For good measure, the article was accompanied by a Philippine Inquirer logo, giving the impression this was an Inquirer article.

It appears that the government believes that controlling the Internet means dumping fake articles written by fake writers. Isn’t it enough that we have to put up with the fiction written by the mainstream media (Utusan Malaysia’s 100 per cent record of losing all defamation suits shows that I am not overstating the claim) that we have to be sent fictional reports on the Internet.

But that this government chooses this approach to propaganda speaks volumes of the morality of the people at the top. How can we trust these people when they don’t trust us to make a good choice on who should govern Malaysia based on facts?

And really grating is that my money and yours is being given to intellectually-challenged and morally-bankrupt cybertroopers to spin.

Spending your money to lie to you
Abdul Samad Sulaiman
March 11, 2013 – Hornbill Unleashed


Tiger Isle – A government of THIEVES

Tiger Isle
Welcome to Tiger Isle, or Pulipore, population 30 million, found in South-East Asia (SEA) between north of Sumatra and west of peninsula Malaysia, tag-lined “Corruption capital of the world”.

In his debut novel “Tiger Isle: A Government of Thieves“, author ES Shankar has created an imaginary, fictitious country which “mysteriously emerged from the depth of the waters of South-East Asia in 200BC, spirals towards the tipping point of 2012?.

In it are 322 pages of gruelling plots and events which resemble a country we know. Shankar leaves many clues that may lead a reader to conclude “This is Malaysia!”, when depicting how Rekha and her seven best friends race against time to save the world, with her famous cry of “We are all of One Race, the Human Race”.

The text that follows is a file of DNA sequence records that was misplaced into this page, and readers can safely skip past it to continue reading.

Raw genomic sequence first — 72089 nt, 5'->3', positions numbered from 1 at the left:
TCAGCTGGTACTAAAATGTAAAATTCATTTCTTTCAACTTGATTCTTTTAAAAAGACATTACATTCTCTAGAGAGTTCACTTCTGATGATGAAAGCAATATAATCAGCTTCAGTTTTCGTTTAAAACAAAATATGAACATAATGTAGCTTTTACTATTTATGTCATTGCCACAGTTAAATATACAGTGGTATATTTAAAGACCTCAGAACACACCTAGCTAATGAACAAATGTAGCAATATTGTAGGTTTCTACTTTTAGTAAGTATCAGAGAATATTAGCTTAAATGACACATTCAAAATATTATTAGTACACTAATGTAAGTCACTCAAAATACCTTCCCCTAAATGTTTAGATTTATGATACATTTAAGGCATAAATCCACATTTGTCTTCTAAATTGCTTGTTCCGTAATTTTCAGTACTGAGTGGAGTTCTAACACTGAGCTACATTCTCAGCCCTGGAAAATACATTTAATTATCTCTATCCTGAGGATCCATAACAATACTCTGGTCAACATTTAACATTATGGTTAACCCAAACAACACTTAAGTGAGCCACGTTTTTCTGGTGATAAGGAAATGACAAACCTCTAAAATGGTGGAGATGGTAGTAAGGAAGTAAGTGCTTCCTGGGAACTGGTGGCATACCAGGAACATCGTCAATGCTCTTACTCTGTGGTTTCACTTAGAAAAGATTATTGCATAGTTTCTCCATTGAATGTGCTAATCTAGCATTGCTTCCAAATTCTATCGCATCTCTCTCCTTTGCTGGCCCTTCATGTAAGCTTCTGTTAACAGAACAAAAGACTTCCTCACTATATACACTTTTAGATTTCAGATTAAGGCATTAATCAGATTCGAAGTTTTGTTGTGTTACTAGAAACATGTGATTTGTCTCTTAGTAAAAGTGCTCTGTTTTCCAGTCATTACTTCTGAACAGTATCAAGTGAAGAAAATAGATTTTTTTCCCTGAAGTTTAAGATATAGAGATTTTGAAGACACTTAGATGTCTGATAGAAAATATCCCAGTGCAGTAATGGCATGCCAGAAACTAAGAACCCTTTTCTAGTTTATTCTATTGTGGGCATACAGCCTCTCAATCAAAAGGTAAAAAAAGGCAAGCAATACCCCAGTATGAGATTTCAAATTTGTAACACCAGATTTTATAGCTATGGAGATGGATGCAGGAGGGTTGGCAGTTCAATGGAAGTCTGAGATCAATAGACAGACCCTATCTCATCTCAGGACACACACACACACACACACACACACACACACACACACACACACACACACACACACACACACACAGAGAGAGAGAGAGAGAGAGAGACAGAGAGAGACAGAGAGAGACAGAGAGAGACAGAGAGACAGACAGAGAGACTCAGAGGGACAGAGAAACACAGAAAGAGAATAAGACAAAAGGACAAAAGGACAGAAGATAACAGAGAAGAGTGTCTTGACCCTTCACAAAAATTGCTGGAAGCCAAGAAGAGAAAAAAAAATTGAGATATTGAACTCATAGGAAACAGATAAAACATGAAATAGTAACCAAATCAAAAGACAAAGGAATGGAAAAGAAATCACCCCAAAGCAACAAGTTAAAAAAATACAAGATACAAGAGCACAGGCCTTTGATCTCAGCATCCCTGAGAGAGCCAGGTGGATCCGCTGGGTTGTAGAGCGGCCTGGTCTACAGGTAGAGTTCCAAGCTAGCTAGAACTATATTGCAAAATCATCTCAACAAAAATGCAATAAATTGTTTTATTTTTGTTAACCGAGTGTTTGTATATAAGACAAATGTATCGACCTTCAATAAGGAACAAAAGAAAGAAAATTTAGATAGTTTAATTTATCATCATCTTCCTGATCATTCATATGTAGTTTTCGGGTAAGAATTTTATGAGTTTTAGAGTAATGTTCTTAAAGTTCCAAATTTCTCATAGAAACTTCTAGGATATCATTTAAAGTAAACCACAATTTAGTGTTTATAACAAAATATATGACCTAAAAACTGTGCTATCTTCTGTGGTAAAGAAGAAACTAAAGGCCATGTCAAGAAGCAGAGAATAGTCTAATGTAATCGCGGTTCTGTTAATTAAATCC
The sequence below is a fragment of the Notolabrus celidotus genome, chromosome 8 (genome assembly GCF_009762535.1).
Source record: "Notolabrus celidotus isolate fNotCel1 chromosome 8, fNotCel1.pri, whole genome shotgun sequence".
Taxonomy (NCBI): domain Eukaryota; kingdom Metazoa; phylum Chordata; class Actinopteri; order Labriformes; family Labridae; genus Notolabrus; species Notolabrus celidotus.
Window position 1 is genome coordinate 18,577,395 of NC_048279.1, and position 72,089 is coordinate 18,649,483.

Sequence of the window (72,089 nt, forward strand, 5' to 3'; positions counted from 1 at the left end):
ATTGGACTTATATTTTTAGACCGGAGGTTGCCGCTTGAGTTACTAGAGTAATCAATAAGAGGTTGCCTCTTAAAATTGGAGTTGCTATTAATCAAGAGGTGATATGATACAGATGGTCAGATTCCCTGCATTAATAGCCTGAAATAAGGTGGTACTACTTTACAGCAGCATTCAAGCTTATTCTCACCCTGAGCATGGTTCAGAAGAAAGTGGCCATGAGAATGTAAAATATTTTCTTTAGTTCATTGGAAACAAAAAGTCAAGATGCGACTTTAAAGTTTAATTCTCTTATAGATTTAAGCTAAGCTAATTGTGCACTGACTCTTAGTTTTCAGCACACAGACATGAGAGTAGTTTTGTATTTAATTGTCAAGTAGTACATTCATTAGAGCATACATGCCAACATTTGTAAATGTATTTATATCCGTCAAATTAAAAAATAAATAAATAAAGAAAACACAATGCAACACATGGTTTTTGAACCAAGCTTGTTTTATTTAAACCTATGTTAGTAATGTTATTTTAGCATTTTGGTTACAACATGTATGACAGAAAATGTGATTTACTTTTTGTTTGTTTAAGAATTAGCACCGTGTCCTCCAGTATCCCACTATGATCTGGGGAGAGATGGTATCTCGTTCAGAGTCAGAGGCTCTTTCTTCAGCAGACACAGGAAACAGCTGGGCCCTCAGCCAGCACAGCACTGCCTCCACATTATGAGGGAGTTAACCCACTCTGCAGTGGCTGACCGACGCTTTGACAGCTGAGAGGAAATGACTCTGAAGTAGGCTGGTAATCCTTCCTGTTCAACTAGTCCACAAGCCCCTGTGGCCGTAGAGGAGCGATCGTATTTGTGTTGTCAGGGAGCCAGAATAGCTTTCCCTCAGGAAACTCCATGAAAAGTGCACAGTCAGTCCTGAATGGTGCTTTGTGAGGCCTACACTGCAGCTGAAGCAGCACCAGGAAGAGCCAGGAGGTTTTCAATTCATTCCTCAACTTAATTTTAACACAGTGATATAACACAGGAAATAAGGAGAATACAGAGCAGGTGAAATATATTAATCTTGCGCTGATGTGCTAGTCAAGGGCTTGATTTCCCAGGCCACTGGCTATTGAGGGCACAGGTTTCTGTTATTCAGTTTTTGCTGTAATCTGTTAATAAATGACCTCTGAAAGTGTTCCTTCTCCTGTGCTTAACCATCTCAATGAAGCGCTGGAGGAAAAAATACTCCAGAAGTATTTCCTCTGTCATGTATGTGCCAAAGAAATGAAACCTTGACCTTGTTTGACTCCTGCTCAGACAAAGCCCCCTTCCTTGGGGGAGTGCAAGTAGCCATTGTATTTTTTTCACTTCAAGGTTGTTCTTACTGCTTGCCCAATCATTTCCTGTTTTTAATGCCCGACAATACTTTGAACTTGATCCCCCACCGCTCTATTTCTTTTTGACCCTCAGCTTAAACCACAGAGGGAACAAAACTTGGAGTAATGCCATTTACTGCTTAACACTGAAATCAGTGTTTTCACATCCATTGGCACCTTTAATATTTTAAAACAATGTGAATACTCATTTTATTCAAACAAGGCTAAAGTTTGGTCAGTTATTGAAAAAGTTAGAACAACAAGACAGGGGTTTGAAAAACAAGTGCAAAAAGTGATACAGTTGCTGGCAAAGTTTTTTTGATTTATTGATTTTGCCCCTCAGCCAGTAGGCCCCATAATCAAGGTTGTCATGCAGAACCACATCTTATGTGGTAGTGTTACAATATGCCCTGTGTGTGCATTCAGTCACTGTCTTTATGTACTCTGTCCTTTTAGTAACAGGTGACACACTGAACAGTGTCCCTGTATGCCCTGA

Rekha – a mother of two and a government auditor – was an ordinary woman who died without fanfare yet thousands came for her funeral.

She did not die “being blown up in a secluded forest, while she was still half alive with dynamite half strapped to her chest, for which the courts decided it was not necessary to determine the killer’s motive”.

One of those who came to pay his respects was blogger Bernard Khoo, who goes by the moniker Zorro Unmasked.

Shankar, who also blogs at Don’tPlayPuks, says it is Khoo – a former school teacher – who encouraged him to contact Gerak Budaya to get the book published – and that adding names of real people, several other bloggers included, adds to the “fun”, while giving life to the fiction.

Clues that lead to Malaysia

The character of Pulipore or Tiger Isle ex-president Bhairav has an uncanny similarity to one of our prime ministers while there is mention of current premier Kapalin that plays “every card, from race to religion, to hounding his political nemesis Maitreya with trumped-up rape and sodomy charges”.

Leading us further on familiar trails is the inclusion of Kapalin’s ambitious, self-promoting and spendthrift wife, and the RM250,000 Omega wrist watch from the Saudi prince worked into the plot.

azlanThere are sordid tales of how millions or billions are being derived to finance the election campaigns of the United National Tigerists Association (a religious political party), including paying for extravagant lifestyles of ministers, chief ministers, members of Parliament and well-connected party members.